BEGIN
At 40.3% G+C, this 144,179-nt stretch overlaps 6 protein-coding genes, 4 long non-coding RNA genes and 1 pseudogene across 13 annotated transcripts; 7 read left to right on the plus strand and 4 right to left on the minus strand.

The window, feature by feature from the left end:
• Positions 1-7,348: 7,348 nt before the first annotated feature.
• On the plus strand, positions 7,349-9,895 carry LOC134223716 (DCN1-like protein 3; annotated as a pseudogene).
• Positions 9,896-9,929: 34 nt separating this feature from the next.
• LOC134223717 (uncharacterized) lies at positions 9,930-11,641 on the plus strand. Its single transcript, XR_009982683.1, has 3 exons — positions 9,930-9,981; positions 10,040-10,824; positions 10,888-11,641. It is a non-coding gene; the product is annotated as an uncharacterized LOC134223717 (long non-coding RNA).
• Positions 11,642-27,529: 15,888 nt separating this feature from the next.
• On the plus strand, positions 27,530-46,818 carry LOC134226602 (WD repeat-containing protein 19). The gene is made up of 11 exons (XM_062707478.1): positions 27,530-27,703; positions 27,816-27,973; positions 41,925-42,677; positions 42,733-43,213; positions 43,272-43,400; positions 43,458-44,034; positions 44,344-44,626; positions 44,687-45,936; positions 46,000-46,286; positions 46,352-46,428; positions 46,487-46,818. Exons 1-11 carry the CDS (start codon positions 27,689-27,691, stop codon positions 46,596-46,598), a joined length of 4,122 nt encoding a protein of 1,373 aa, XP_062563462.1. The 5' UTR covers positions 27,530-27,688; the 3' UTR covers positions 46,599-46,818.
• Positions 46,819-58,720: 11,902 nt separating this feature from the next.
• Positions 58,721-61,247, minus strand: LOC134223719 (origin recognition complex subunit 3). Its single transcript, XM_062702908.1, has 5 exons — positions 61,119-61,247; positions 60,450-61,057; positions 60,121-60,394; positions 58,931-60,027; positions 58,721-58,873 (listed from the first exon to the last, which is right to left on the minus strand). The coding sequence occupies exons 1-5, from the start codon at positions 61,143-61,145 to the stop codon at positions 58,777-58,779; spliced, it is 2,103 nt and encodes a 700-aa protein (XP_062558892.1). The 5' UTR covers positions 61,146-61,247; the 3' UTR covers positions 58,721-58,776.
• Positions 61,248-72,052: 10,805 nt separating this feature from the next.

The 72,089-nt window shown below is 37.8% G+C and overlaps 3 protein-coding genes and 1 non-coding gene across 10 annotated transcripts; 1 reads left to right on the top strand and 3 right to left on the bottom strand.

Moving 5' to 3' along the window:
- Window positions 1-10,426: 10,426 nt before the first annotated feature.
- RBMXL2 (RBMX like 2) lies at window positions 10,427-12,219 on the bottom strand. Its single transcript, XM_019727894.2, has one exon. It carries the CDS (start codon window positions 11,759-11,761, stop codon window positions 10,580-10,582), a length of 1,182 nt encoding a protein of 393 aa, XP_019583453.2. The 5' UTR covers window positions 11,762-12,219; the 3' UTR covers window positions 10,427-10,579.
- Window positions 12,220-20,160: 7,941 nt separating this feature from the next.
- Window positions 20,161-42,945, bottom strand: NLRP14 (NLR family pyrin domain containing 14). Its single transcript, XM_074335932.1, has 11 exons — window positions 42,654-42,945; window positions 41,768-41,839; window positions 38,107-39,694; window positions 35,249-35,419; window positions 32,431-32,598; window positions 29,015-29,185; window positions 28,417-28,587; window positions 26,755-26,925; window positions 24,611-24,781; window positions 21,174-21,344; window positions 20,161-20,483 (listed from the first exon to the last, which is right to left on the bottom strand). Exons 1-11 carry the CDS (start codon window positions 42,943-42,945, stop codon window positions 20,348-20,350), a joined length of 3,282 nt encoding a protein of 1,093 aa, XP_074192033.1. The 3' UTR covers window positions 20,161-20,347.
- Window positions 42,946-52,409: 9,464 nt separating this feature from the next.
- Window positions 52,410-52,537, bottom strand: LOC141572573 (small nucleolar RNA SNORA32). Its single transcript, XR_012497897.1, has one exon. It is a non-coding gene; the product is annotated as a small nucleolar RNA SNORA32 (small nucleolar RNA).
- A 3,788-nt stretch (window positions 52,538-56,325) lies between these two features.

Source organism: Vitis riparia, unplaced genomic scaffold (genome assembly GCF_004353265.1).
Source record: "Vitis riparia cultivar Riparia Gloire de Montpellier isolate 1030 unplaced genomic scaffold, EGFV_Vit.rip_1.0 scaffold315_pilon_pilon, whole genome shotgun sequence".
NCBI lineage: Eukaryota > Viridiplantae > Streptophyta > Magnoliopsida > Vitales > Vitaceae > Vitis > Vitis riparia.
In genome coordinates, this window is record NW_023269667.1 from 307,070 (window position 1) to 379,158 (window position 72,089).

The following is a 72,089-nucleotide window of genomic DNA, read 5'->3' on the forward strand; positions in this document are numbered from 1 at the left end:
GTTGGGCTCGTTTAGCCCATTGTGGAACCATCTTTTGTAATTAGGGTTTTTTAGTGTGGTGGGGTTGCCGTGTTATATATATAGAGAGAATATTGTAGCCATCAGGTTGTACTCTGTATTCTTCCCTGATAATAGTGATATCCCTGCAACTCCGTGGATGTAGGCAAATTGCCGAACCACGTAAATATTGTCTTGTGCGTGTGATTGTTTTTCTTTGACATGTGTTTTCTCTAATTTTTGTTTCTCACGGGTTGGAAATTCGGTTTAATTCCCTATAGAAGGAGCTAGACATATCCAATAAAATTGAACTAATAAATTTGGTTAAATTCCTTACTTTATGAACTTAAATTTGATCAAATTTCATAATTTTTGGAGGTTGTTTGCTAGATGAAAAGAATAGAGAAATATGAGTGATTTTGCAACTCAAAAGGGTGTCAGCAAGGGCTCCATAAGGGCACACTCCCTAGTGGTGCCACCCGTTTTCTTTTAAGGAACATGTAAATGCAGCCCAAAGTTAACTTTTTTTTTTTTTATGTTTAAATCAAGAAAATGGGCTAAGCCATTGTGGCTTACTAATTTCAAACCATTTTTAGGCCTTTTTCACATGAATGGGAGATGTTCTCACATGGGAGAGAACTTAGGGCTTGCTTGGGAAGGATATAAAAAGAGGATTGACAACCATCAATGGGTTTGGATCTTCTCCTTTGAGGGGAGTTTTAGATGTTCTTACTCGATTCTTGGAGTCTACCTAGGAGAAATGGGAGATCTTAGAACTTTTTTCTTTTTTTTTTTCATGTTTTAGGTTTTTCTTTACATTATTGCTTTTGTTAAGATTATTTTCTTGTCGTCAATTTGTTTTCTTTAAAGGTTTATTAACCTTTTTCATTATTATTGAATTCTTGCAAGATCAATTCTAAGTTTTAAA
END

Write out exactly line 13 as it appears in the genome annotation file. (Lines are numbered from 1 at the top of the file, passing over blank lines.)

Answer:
Moving 5' to 3' along the window: